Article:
• be very wary of groups of “Over Happy Males.”
  • Never Hitchhike At Night, you expose yourself to two risks when you do, the people who pick you up (it is almost certain they will either be dodgy, dangerous, stoned or drunk – or all these!) the other risk is getting run over by the same driver if he doesn’t see you.
  • It is better to camp the night close to the road but well out of sight, then start hitchhiking again in the morning.
  • carry food and water and a tent, so you can camp overnight comfortably if needed. The tent and camping equipment is also useful if you plan on Hiking In New Zealand.

Dodgy Drivers

In all my years hitchhiking.

I have never had a serious problem, with the people who stopped to give me a lift.

The main concerns for me when hitchhiking in Australia or New Zealand have been the occasional bad driver.

Including one very nice old man in New Zealand who had recently suffered a stroke.

Proudly, he informed us of his, “all most 100% full recovery” – as we careered wildly down both lanes of the highway.

But seemed cheerfully deaf and blind to the frantic horn blasts and waving fists or single fingers from passing motorists?

He had picked us up for the company, as he was driving alone to his Queenstown holiday home.

His wife had quite wisely refused to let him drive her anywhere since he had the stroke – he in turn, stubbornly refused to be driven by his wife…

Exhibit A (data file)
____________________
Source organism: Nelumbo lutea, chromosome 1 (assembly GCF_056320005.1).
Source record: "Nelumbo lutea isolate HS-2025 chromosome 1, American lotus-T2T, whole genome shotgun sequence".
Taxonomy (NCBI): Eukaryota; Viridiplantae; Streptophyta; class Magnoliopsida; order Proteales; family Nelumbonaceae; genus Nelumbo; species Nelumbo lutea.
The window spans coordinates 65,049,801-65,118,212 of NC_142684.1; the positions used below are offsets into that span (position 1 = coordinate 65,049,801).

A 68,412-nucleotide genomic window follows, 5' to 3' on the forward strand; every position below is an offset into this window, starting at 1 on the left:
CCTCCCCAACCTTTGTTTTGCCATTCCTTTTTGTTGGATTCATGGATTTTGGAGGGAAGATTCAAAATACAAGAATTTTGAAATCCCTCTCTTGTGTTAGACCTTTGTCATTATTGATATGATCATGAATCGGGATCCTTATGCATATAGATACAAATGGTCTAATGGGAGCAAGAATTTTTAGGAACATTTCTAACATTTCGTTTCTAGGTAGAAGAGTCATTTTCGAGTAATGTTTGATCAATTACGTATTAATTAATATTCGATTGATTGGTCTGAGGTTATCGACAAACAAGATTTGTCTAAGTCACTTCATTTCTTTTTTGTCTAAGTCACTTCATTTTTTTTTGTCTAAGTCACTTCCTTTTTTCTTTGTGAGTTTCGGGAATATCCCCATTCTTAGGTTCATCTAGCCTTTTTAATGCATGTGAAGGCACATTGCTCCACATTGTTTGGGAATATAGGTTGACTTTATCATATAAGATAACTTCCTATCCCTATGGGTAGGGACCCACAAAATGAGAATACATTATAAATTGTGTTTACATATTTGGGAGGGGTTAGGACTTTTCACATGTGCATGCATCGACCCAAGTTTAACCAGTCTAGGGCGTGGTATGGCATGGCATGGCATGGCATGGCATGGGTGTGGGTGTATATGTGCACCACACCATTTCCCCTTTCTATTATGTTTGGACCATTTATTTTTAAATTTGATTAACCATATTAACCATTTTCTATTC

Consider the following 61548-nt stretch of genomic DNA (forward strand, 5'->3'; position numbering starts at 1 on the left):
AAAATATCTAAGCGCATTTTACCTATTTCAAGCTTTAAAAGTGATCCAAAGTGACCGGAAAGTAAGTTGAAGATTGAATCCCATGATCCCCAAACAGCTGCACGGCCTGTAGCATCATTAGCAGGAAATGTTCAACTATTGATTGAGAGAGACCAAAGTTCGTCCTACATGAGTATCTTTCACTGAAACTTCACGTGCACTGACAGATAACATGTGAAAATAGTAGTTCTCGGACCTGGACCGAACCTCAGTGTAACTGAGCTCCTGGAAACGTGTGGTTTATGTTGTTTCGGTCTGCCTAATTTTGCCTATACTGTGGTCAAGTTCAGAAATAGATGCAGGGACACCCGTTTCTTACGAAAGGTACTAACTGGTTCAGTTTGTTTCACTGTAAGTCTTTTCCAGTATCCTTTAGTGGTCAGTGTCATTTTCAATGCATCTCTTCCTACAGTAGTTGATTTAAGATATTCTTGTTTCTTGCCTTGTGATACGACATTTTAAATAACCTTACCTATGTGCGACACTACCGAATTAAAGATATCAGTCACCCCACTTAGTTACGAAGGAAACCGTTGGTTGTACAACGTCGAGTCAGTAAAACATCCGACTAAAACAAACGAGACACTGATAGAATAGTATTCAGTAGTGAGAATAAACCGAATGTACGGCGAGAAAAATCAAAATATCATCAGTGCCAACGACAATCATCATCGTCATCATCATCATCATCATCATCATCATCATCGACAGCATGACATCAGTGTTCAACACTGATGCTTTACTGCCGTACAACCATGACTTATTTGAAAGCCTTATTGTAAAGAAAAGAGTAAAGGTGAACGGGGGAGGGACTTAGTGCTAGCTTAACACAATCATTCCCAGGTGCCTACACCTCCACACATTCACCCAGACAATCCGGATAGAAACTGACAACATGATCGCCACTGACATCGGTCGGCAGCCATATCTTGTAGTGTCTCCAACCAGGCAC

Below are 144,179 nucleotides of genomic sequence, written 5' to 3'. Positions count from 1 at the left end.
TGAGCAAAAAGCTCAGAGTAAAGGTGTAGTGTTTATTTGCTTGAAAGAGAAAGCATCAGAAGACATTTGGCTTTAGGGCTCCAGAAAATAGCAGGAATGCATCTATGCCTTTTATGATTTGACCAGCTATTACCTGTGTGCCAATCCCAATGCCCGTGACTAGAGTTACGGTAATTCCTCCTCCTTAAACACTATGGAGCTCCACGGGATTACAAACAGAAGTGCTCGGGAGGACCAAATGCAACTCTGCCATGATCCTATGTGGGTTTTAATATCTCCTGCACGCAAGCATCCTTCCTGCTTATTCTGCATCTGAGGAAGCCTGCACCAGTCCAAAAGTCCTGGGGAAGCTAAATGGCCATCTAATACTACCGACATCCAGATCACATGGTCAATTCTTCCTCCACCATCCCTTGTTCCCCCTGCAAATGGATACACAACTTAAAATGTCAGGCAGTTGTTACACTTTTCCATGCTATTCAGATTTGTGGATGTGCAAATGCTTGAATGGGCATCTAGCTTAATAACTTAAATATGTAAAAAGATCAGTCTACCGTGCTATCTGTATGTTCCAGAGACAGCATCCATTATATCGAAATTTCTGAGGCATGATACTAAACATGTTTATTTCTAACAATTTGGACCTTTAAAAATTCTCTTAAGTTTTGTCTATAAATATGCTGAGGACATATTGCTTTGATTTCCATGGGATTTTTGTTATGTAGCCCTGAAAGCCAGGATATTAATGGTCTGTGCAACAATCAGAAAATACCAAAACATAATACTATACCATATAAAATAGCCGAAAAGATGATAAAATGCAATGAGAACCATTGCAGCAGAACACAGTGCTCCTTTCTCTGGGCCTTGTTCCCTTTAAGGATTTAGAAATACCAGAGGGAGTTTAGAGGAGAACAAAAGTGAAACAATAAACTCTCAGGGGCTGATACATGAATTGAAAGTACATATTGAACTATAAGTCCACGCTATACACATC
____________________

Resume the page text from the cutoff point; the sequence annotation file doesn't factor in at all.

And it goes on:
It’s not easy growing old!

Hitchhiking Rules

There is only one important rule when hitchhiking that I know of  – Do not jump the queue!

If you arrive at the spot you want to hitchhike from and find another hitchhiker already there walk past them before you start to hitchhike!

They are first in the queue for a lift.

It is very important you follow this rule if you want a trouble-free life while hitchhiking.

Video – This Is How To Do It

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If you are coming to New Zealand and want to save money check out our Hiking In New Zealand article as well as the not to be missed Free Rotorua Attractions

Hot Tip: For real cost savings in New Zealand accommodation – travel with a tent for almost free camping anywhere in rural New Zealand including our National Parks …

Don’t Have a Tent? use the links below to search for a Hostel…

Best Hostels In New Zealand

Check Out these 5-star  Hostels In The North Island

Or a few excellent  Hostels In The South Island

Author: Ian

Based in Rotorua with an interest in Photography, Deer Hunting, Mountain Biking, Hiking, Kayaking and Travel... Our aim is to provide you with travel tips and all the local knowledge you need to discover amazing natural locations throughout New Zealand...